Tent dresses, made popular in the 1960s with A-line shapes and unstructured fabrics, wafted around flower children for a few scant years and disappeared into fashion history. A completely different tent dress concept, designed by Angelika Werth, Nelson, B.C., Canada, may have a more durable lifecycle. Werth’s hand-sewn dresses are fabricated of recycled tents, from classic white canvas with grommets to shiny royal blue nylon. “The tent dresses are big enough that you could sleep under them,” says Werth. “I quite often think of the kilt, which used to be a bedroll at night and then was worn as a garment in the day.”
Werth started her career with a three-year dressmaking apprenticeship, followed by work at Yves St. Laurent in Paris, a Master’s degree in design and emigration to instruct at the Fibre Department at the Kootenay School of the Arts in Nelson. Her designs reflect hours of hand felting, embroidery and beading, and many have a historical genesis. Werth embroidered words from a 16th century Christopher Marlowe poem (“The Passionate Shepherd to His Love”) in recycled thread around the hem of a white canvas concoction displayed recently at Circle Craft Gallery in Vancouver, B.C. “It’s a love poem, and I imagine these two under the tent,” says Werth. She has sold dresses at the gallery, many worn as one-of-a-kind bridal or formal gowns.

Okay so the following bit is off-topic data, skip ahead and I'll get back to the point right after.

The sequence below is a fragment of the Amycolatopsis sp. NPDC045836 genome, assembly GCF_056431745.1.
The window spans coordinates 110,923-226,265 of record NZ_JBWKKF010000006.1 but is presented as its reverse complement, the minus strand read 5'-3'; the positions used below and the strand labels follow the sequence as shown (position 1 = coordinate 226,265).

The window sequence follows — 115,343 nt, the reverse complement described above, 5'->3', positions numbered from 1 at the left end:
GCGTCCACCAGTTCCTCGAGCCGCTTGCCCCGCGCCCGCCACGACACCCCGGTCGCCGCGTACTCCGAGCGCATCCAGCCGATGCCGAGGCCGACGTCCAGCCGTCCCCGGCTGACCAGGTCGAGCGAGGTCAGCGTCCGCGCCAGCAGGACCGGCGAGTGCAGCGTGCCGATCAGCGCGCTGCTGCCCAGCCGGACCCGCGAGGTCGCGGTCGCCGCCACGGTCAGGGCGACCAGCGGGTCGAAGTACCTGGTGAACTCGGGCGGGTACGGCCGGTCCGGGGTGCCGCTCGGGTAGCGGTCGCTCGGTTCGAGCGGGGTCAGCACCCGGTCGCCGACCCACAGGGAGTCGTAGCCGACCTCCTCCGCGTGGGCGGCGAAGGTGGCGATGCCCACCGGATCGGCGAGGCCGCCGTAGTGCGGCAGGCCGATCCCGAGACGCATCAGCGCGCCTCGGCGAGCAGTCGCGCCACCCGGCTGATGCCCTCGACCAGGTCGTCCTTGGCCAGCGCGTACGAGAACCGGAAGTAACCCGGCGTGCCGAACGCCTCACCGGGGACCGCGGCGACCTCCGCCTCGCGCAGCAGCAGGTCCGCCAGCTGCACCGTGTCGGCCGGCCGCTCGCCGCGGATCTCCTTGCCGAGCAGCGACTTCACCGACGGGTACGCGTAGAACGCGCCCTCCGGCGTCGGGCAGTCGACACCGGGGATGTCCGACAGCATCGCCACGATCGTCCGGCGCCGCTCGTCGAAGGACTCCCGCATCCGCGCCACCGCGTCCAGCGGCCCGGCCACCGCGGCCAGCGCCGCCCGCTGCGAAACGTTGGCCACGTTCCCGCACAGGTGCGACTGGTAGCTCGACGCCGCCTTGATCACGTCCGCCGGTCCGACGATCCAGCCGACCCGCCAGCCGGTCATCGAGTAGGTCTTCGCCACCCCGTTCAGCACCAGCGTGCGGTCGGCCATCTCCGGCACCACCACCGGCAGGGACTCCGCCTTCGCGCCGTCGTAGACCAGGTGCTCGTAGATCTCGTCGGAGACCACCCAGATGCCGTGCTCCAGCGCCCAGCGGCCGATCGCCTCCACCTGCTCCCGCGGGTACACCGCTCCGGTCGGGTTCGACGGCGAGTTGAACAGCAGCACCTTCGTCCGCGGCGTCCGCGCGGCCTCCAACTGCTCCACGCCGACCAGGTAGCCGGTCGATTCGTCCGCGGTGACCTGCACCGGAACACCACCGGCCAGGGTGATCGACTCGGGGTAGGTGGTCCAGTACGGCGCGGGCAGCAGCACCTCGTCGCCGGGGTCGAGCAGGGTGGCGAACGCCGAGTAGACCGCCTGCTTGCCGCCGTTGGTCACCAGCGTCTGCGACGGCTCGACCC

The age-old hand sewing techniques are very labor-intensive, and Werth’s tent dresses command as much as $2,500 each. Other designers displayed at Circle Craft Gallery’s Off the Grid show, including Jessica de Haas of Propagate Love and Katherine Soucie of Sans Soucie, are reviving the skills of the past in creating an evocative future.